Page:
Putting intensive farming out to pasture: Can alternative proteins reduce farmed animal suffering?

The market for meat alternatives has grown rapidly over the last decade, yet they still only account for 1% of the global meat market. This report, the third and final instalment of a series, investigates the potential for further growth in the alternative meat market, and how far these products can drive a meaningful shift in eating habits.


  • Although the market for meat alternatives has grown by 400% in the UK in the last decade, a decline in sales in 2022 has stalled momentum.
  • Forecasts for the potential for growth of the global alternative protein market by 2040 vary wildly. The experts we spoke to estimated that alternative proteins could make up anywhere from 3% to 70% of the market, averaging around a third.
  • Most experts agreed that supply-side improvements – making products cheaper and tastier – are the key growing the market, requiring investment in research and development to spur innovation.
  • The development of cultivated meat is seen as key for the prospects of alternative protein growth, though some analysts are sceptical that cultivated meat will ever be cost competitive due to ‘extreme’ technical barriers.
  • The growth of alternative proteins will almost certainly prevent farm animals from being reared in lower-welfare conditions, as the evidence suggests that consumers of alternative proteins buy less meat.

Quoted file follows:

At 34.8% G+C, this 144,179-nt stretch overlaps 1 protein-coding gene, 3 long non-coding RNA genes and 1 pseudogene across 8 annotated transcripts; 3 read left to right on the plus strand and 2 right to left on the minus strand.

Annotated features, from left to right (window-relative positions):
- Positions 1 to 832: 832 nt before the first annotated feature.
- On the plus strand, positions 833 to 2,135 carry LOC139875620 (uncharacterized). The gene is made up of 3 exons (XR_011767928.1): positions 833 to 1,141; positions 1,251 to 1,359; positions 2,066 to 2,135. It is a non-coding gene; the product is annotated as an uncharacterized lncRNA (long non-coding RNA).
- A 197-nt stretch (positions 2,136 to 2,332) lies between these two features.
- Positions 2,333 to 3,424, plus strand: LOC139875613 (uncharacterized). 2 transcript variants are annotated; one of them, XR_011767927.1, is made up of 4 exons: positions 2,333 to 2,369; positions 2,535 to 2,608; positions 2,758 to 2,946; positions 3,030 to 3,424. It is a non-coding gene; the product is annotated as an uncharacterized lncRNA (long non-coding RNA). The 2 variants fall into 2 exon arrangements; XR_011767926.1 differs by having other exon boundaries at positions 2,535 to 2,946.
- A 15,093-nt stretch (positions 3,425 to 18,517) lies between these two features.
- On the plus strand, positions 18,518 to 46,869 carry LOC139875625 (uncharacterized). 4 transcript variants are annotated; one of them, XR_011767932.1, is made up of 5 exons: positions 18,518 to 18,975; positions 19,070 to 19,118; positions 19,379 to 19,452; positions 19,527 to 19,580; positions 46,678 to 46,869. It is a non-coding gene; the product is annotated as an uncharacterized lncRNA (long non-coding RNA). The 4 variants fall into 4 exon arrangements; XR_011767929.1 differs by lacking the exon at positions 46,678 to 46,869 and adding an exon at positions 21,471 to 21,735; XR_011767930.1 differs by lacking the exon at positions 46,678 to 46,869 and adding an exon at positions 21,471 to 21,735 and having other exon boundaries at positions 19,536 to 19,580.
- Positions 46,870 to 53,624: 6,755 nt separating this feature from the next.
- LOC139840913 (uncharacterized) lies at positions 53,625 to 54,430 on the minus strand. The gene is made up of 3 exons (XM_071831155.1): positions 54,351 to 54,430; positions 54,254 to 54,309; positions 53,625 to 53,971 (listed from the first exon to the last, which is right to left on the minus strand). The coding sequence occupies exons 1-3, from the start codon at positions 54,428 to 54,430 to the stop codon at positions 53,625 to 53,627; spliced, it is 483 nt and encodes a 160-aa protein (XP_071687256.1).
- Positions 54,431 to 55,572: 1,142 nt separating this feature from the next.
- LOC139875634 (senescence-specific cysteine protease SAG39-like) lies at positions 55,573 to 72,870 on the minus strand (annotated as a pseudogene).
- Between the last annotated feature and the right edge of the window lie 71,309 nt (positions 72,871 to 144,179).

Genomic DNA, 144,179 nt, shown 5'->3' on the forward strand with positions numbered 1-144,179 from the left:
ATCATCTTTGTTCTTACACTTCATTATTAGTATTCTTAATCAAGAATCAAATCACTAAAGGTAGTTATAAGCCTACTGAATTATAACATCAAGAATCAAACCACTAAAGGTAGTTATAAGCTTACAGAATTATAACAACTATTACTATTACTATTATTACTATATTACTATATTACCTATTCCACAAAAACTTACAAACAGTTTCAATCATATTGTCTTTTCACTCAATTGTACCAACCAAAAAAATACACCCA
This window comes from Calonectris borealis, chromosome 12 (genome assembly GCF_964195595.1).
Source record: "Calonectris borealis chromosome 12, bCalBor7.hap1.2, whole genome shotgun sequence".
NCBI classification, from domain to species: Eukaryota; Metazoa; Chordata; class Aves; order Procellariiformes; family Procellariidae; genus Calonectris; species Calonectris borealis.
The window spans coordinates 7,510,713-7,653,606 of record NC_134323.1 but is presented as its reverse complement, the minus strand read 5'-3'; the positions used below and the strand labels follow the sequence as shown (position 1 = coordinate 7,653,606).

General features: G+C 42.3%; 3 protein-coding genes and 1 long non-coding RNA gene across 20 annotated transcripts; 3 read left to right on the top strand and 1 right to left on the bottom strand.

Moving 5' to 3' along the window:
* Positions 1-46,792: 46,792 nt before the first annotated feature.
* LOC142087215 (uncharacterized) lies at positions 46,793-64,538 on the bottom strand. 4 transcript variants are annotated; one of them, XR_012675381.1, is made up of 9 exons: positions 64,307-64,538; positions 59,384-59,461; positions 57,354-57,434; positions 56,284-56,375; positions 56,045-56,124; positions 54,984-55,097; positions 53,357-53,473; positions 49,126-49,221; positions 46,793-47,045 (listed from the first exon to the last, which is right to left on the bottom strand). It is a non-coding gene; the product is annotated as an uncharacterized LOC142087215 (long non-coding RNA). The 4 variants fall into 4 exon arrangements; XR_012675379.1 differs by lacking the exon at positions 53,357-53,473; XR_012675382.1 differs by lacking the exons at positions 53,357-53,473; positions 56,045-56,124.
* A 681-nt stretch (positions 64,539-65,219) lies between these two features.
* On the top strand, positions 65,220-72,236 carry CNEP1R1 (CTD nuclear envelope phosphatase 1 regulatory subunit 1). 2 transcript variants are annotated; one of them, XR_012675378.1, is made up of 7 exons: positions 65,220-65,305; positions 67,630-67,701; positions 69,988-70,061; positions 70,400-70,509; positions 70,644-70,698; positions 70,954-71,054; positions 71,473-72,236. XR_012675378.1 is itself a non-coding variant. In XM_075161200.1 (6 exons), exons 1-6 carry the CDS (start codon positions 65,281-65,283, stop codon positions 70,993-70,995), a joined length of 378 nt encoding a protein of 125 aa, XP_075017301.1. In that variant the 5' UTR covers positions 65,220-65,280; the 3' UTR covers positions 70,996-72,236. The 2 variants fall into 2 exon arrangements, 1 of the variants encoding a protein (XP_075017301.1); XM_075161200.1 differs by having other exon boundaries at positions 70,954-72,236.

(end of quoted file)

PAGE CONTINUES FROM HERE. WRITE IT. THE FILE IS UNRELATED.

• If alternative proteins reach the 30% market share predicted by respondents by 2040, it would result in over 300 million fewer animals being raised in factory farms and slaughtered every year.
  • Experts agreed that streamlining regulation for novel foods would be the most effective government intervention to grow the alternative meat market. Stricter farm animal welfare regulations and informational measures were seen as less effective.
  • There was also support for public investment in research and development to help improve quality and efficiency – but there are no guarantees that this investment will see a return.
  • Promoting policies that support the growth of alternative proteins is a ‘low cost, low regret’ activity for animal welfare advocates and it should supplement their other objectives, such as improvements to farm conditions.


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